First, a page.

A weekly series of foul-mouthed investigations into empty lots, dead-ass proposals and other design phenomena in Philadelphia. Find more stories like this at Philaphilia.blogspot.com.
2012 Chestnut Street
Though a bunch of folks hated it, I always thought this proposal for a new PHA headquarters wasn't such a bad idea. It removes a blighted building, fills the empty lot next door, and brightens up a pretty bleak Center City block. Nonetheless, the powers of hardcore preservationists and good ol' classic Philadelphia government agency sketchiness brought it down.
In 2009, the Philadelphia Housing Authority appeared to be doing pretty well for itself (publicly). They had just completed thousands of affordable housing units all over the city and successfully replaced old-fashioned mid-20th century projects with more modern and humane facilities. On top of that, the PHA was getting millions of dollars in federal aid. While they were on a roll, they figured it was time to knock over their 1927-built falling apart headquarters and build a brand new modern office building that would fill in the neighboring surface lot. After all, they were on the dreary 2000 block of Chestnut Street-- who wouldn't welcome a new and modern building here?
The PHA commissioned architectural badasses Vitetta to come up with a design. According to a letter to the Inquirer by Preservation Alliance Executive Director John Gallery, Vitetta had originally designed the building to match the surrounding architecture, but PHA Executive Director Carl Titty-Grabbin' Greene "wanted something else". The Vitetta team came back with a sleek, five-story, glass-fronted, green-roofed, $20 million facility. The first floor would have a lobby and parking lot for 15 vehicles while offices and executive suites would fill the floors above. The plan also included a re-do of the sidewalk out front and a re-wiring/plumbing of some of the utilities on the block.
Because the project would be paid for by federal funds and be within the Center City West Commercial National Register District, the project would have to be evaluated by about a million different groups and agencies, including but not limited to: the Preservation Alliance, Philadelphia Historic Commission, City Planning Commission, Center City Residents' Association, and Pennsylvania Historic and Museum Commission. I'm pretty sure my aunt in San Diego was qualified to review the project as well. Most of those groups and agencies thought the project sucked and did not match the rest of the block.
Now let's be truthful here... being a functional idiot savant of Philadelphia history and architecture, I have a lot of personal opinions in common with most of the organizations that rejected this building. However, I cannot agree. This block already violates its own National Register status in numerous ways. First, there is a mix of 19th Century and 1920s buildings on the block, so it is already mismatched. Second, a big, ugly, hulking, abandoned, and dangerous 1950s building is located directly across the street from this proposal. That definitely doesn't match the "historical character" of the neighborhood. Third, John Gallery was quoted one of the newspaper articles about this project as saying: "Do you see anything with huge glass windows or very contemporary character around here?"Answer: YES!!! 2009 Chestnut, across the street to the northeast of the site of this building, looks like this:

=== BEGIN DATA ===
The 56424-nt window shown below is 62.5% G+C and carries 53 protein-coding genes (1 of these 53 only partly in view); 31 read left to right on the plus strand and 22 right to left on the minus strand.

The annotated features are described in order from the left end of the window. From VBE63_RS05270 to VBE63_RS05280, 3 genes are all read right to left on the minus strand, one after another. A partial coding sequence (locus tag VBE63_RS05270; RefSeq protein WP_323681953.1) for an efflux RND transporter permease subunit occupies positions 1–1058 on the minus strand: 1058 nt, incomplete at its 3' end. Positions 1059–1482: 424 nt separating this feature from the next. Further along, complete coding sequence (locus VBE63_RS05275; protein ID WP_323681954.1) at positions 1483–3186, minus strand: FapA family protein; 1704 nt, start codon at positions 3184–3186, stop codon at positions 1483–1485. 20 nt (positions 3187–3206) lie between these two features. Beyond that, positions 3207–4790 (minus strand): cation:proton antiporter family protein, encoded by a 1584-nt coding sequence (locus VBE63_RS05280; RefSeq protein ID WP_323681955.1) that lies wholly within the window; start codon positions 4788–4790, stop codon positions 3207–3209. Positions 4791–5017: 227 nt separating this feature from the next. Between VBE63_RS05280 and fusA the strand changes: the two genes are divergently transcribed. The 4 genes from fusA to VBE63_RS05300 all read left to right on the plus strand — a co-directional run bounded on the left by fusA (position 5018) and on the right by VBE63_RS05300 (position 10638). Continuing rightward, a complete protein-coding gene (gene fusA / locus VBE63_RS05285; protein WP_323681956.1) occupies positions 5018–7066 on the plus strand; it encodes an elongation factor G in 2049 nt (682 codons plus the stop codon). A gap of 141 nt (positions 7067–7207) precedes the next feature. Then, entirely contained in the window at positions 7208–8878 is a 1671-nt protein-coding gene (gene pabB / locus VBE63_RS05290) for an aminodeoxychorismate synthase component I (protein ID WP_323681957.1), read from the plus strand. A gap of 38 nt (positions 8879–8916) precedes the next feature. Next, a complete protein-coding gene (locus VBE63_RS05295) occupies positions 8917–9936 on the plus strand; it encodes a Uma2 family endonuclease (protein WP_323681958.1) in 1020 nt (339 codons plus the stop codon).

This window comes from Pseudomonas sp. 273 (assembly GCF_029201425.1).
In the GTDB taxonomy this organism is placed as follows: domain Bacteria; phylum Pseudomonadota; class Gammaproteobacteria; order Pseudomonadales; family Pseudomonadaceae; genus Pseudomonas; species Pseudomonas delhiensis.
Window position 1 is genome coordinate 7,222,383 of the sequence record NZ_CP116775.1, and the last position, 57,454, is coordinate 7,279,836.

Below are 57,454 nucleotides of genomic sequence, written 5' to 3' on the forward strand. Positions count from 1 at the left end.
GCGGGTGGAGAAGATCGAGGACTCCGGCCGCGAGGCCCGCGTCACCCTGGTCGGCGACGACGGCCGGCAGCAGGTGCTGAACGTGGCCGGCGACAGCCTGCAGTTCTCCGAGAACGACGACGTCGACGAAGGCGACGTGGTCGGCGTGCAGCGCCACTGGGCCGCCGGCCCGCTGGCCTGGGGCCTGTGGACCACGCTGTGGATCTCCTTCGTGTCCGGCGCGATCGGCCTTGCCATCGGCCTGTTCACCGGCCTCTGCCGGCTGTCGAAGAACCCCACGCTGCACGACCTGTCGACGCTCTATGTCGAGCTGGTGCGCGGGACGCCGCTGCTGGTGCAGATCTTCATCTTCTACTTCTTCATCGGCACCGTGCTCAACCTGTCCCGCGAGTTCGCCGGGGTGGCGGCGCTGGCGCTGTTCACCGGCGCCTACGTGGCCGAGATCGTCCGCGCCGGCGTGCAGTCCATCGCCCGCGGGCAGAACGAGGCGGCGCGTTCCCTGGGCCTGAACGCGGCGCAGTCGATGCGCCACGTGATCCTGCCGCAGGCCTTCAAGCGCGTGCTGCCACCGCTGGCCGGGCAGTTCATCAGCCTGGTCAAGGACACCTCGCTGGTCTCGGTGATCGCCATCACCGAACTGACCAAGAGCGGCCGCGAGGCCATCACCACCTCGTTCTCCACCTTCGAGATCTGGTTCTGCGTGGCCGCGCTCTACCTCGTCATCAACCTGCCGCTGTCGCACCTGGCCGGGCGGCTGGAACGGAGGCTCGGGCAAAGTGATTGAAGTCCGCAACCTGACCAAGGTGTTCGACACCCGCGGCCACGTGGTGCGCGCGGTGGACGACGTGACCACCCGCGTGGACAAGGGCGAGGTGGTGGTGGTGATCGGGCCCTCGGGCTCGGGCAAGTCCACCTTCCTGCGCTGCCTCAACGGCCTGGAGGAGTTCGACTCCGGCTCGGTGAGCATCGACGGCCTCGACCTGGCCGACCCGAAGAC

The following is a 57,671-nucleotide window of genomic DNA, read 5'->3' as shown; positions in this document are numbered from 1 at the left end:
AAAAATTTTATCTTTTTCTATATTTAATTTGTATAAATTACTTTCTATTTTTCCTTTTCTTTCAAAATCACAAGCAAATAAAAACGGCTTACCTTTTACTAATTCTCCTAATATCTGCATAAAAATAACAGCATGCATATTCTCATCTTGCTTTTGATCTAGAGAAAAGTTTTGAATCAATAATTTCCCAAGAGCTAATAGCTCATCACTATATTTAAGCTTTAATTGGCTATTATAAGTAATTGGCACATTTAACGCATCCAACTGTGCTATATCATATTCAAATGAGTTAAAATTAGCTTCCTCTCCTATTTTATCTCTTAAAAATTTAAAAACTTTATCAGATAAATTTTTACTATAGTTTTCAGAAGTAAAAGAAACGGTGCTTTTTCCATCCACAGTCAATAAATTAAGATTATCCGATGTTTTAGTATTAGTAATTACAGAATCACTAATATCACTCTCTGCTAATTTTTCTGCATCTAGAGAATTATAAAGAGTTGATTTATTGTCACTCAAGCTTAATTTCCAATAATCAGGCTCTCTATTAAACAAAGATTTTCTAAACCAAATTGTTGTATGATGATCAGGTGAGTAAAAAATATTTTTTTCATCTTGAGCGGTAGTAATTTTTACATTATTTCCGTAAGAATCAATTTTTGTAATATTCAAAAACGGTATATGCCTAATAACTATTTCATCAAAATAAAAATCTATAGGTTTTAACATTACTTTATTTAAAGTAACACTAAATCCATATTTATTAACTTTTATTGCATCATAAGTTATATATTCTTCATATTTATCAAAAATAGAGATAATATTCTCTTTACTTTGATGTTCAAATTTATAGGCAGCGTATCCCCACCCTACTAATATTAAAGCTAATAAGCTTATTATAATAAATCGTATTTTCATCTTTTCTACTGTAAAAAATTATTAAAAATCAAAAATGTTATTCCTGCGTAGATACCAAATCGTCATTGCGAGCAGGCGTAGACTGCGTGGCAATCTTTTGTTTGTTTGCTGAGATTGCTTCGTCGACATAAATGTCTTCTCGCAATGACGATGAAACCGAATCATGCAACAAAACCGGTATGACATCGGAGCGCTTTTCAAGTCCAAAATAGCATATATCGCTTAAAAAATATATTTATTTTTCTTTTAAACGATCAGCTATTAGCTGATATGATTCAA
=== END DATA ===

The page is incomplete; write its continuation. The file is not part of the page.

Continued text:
Huge Windows? Check. Contemporary character? Check. Image from Google.
Despite the protests of every preservationist they could find, the PHA continued to push the proposal forward. Zoning variances were successfully acquired. The City Planning Commission kind of half-approved it but was stuck waiting on the federal government to get their shit together and get a more detailed plan for the project to them.
While all this was going on, the PHA was rife with internal problems and bad publicity. Federal investigations, dirty dealings on the part of several key players in the Authority, and director Carl R. Greene being himself. With all this shit going on, the new HQ project was becoming a lower and lower priority. In June 2011, while the Philadelphia Housing Authority was attempting to solve all these problems and get going with a new leadership, Michael P. Kelly, interim director after Greene's disgraceful exit, announced that the project would be "put on hold". The project died under this last redesign:
Its a little better-looking, I guess?
Today, the PHA is back to full operation under new President and CEO Kelvin A. Jeremiah, one of the guys who helped root out the PHA's corrupt practices when all this shit was going on. Nonetheless, they are still dealing with the bullshit that occurred during Carl R. Greene's reign. The PHA is still headquartered in some crap offices at the top of a parking garage at 12 South 23rd Street. The 1927 building is still sitting there at 2012 Chestnut, looking like shit. Maybe in like 10 years, when all the craziness from 2010/2011 is settled and forgotten, they could being this project back from out of the woodwork. By that point, 2021 Chestnut will be built and no one will be able to complain about "large windows" and "contemporary character" ruining the block anymore.
2021 Chestnut, already approved proposal for directly across the street.
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